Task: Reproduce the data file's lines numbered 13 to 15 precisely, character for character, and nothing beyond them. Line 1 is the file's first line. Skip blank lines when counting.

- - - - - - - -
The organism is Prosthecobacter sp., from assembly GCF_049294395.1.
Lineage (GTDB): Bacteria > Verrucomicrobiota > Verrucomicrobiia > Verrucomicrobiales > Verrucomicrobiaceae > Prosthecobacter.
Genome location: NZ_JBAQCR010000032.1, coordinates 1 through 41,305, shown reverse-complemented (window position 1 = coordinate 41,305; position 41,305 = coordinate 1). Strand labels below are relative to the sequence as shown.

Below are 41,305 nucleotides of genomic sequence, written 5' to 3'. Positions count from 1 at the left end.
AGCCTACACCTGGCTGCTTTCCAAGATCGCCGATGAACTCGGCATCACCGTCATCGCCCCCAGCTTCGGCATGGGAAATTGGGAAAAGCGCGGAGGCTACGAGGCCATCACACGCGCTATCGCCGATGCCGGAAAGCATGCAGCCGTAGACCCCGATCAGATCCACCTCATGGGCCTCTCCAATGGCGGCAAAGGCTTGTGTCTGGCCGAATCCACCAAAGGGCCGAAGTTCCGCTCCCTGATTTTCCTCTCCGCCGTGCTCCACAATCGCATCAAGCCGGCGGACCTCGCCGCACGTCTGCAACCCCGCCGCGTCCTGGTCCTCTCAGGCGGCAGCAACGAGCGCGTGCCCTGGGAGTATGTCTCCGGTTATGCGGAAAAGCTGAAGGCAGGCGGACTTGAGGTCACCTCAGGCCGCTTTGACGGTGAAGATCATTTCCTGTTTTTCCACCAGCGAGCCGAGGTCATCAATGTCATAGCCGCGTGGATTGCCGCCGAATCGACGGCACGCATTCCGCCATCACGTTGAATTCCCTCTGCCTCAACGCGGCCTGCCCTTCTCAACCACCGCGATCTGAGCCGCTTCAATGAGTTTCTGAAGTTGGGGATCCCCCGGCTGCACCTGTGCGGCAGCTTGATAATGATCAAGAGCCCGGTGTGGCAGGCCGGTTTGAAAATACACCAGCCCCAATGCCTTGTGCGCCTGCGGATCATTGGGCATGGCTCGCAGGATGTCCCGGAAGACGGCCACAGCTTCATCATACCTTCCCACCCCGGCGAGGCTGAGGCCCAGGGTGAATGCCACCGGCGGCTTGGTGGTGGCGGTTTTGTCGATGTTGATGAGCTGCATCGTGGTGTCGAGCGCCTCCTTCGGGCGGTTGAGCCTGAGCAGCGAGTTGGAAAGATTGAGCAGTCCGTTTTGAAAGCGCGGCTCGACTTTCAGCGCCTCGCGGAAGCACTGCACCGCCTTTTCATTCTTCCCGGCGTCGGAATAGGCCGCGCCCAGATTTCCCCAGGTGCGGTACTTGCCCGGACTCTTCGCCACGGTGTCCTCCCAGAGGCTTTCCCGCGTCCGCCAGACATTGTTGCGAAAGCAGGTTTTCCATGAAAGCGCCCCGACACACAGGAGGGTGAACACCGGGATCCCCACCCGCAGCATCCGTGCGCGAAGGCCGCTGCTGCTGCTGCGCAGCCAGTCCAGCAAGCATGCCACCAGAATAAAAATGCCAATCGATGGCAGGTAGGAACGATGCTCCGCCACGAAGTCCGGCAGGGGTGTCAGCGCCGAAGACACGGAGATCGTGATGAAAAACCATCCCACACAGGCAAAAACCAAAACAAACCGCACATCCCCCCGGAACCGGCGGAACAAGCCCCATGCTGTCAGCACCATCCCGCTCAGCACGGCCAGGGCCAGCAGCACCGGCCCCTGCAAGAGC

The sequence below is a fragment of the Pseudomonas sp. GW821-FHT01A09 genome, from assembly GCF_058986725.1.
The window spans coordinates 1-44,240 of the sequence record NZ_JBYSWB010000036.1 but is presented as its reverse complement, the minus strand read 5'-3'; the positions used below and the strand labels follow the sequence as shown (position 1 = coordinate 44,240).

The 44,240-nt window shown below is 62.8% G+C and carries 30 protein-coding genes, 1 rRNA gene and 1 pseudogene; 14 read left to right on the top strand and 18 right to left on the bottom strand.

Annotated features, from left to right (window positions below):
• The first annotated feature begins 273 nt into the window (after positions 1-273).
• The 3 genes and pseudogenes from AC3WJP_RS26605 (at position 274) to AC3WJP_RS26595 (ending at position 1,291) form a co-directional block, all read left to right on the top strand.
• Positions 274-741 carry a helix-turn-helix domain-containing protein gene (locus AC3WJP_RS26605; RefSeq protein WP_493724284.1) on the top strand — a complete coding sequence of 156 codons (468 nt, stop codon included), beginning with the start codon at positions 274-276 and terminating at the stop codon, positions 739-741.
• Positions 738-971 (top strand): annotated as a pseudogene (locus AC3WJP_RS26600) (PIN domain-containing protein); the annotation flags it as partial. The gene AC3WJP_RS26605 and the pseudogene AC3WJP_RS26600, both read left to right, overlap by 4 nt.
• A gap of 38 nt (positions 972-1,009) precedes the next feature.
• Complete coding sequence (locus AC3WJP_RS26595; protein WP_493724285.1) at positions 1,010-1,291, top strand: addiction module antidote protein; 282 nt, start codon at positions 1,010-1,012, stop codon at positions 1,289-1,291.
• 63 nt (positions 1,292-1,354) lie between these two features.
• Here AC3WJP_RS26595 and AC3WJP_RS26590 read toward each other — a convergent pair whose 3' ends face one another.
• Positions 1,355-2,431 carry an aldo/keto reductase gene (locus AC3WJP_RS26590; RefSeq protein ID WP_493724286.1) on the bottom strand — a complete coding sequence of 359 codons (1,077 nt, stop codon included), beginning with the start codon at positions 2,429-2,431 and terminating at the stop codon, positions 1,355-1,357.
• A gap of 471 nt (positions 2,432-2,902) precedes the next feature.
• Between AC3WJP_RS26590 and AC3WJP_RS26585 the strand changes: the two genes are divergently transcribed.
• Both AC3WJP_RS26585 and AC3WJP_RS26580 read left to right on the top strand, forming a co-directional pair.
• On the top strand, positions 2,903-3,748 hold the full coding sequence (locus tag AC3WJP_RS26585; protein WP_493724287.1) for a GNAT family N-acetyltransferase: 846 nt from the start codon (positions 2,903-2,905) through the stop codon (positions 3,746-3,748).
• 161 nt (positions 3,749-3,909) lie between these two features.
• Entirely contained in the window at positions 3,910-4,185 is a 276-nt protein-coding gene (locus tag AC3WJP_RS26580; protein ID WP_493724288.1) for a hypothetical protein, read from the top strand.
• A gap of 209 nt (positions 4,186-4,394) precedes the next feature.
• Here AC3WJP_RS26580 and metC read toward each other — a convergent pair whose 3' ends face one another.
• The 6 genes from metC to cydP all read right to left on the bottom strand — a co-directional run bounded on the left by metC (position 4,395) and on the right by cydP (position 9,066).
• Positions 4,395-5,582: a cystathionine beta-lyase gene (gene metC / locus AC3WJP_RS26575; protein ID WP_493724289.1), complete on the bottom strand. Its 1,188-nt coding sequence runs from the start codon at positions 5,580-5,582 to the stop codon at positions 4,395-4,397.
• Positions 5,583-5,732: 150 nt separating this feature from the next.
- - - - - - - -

• Positions 738-971 (top strand): annotated as a pseudogene (locus AC3WJP_RS26600) (PIN domain-containing protein); the annotation flags it as partial. The gene AC3WJP_RS26605 and the pseudogene AC3WJP_RS26600, both read left to right, overlap by 4 nt.
• A gap of 38 nt (positions 972-1,009) precedes the next feature.
• Complete coding sequence (locus AC3WJP_RS26595; protein WP_493724285.1) at positions 1,010-1,291, top strand: addiction module antidote protein; 282 nt, start codon at positions 1,010-1,012, stop codon at positions 1,289-1,291.